I Can't Wait
(Red Beet, 2014)

Fayssoux, now Fayssoux McLean, used to be Fayssoux Starling, a name (and a memorable one at that) some of you may recall as attached to Emmylou Harris, whom Fayssoux accompanied on several of Harris's classic early releases. Her ex-husband John Starling co-founded the influential Washington, D.C.-based bluegrass band Seldom Scene in 1971. Recorded in Nashville, this is Fayssoux's second solo disc. The first, titled Early, was released in 2008. Alas, its title song is not the terrific Greg Brown-penned number about life in that small Iowa town.

I Can't Wait is a low-key recording, produced by singer-songwriters Peter Cooper and Thomm Jutz. It's entirely acoustic, its dozen cuts drawing from elements of country, folk and bluegrass. If one may judge from the evidence here, Fayssoux is modest by nature; nothing answers to unflattering adjectives such as "bombastic" and "exhibitionistic." She wasn't born to rock 'n' roll, in other words. Its title sentiment notwithstanding, the CD often conveys a message of gentle patience through life's travails. One understands what Cooper means when he observes that Fayssoux offers "invitations to a kind and lovely south that I've not found when her voice is out of earshot."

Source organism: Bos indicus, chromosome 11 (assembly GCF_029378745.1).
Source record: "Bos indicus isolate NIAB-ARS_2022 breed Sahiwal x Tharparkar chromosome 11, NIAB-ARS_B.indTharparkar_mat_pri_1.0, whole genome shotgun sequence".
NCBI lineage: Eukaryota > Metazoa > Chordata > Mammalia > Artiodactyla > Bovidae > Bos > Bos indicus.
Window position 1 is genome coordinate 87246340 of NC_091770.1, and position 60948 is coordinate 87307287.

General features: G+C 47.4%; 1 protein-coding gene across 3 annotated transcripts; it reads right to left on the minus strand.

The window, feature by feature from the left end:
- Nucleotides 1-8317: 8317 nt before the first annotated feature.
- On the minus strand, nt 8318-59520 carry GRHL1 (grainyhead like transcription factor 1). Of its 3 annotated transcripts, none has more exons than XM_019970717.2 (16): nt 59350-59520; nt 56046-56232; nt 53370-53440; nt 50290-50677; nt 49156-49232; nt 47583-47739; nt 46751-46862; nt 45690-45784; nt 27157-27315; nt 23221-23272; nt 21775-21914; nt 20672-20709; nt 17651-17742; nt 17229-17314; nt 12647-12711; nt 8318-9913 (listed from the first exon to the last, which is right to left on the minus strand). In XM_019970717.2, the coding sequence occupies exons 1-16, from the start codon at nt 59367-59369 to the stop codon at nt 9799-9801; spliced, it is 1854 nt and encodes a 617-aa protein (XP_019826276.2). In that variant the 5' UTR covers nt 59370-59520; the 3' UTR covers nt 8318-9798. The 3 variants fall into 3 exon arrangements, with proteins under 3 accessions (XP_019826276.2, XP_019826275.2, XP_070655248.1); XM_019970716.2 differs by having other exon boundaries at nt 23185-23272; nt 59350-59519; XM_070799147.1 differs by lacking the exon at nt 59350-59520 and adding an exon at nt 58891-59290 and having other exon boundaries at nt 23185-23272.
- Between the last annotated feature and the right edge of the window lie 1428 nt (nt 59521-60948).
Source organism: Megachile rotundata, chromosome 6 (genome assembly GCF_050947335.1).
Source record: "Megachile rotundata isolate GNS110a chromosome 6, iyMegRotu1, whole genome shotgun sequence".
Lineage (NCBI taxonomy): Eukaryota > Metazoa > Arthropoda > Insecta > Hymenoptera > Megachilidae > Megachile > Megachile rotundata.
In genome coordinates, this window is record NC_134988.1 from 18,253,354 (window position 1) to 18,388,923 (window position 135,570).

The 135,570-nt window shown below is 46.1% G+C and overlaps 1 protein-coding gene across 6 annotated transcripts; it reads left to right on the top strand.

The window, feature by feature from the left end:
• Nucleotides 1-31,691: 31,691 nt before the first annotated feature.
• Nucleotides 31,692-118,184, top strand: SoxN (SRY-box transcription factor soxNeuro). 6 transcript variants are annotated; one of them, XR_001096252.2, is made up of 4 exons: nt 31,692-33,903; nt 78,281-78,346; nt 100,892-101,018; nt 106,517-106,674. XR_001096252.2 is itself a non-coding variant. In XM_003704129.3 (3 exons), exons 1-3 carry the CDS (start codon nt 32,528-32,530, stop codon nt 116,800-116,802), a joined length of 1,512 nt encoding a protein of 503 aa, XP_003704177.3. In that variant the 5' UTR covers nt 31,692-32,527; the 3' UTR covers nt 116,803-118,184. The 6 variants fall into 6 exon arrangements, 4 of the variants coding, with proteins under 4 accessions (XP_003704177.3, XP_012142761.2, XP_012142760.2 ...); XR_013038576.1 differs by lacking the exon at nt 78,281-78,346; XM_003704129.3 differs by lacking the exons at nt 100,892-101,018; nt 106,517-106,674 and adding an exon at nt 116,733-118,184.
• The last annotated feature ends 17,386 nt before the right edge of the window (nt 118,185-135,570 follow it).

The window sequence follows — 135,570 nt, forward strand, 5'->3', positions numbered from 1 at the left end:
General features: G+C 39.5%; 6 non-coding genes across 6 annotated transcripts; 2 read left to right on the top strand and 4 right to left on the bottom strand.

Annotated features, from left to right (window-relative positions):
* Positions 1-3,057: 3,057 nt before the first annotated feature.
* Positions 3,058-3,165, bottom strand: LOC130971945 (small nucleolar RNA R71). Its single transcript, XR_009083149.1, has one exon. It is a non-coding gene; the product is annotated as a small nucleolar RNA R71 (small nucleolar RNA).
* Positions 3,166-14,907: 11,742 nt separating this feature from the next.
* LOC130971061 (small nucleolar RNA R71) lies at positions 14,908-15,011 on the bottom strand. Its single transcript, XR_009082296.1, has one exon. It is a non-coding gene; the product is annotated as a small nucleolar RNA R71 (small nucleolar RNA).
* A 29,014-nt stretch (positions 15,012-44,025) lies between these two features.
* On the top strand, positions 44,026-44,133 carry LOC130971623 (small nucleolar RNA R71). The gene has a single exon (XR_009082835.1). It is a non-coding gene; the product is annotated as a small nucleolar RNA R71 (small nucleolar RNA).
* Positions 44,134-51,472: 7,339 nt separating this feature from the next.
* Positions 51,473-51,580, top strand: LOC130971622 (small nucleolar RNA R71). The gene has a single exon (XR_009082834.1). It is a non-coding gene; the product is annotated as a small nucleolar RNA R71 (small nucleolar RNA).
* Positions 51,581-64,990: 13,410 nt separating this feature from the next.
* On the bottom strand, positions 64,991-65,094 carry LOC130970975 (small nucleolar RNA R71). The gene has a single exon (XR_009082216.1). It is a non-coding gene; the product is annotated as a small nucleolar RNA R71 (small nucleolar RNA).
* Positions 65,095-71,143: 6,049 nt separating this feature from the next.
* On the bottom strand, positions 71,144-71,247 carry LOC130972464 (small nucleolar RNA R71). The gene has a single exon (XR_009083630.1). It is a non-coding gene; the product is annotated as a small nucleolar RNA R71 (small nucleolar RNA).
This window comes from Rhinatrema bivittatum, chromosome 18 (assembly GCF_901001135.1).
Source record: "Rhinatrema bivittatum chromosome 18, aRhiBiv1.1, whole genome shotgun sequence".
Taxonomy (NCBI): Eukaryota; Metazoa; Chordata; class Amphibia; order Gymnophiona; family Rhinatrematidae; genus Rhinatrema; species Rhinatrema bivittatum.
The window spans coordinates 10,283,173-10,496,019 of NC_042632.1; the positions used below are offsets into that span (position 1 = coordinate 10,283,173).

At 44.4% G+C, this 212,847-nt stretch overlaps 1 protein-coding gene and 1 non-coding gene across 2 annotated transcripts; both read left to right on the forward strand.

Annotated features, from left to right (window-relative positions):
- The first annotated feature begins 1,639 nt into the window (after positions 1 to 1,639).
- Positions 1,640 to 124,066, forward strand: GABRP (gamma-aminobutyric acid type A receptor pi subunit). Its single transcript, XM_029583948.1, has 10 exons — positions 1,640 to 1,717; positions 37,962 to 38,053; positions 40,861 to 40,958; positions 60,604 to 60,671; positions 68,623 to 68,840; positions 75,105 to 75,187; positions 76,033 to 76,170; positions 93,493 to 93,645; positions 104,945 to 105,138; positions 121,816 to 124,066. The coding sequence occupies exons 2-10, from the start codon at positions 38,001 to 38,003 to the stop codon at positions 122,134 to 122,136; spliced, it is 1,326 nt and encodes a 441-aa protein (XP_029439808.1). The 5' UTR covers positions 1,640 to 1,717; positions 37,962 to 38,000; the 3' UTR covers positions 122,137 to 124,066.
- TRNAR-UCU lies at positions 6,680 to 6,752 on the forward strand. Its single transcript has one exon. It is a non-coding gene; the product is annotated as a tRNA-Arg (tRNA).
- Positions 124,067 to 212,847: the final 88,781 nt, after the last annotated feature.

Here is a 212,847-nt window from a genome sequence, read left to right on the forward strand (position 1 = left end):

Fayssoux herself has a hand in the writing of only five of the songs, and only two of these are solo efforts. Of the covers, her reading of Merle Haggard's "Mama's Hungry Eyes" is surely the standout. If it plays while you're doing something else, you'll cease all activity and give full attention to an interpretation so deeply felt that you wonder if she actually lived the experience. If not, she's done an impressive job of faking sincerity. After Haggard's own, this is the one I want to hear from now on.

If that song's political message is only implicit, RB Morris's "Hell on a Poor Boy" is in the bluntly radical spirit of a Woody Guthrie Dust Bowl ballad. In her liner notes Fayssoux remarks on Morris's energetic performance style. I haven't heard Morris's own arrangement of "Hell," but I have no doubt that it's more intense than Fayssoux's understated, conversational handling. Still, it's pretty good. Though I have no idea if Fayssoux knows of Rosalie Sorrels, Sorrels might have done it this way, and that's a compliment.

Those who have heard her before will not have to be told that Fayssoux's voice is a singularly touching instrument. It isn't meant to blow the doors open or alter one's consciousness. To the contrary, her music feels fitted to a calm and considered way of living in the world. As I listened to I Can't Wait, it occurred to me how rarely one hears that these days. Fayssoux inhabits that space comfortably and capably.

music review by
Jerome Clark

4 October 2014

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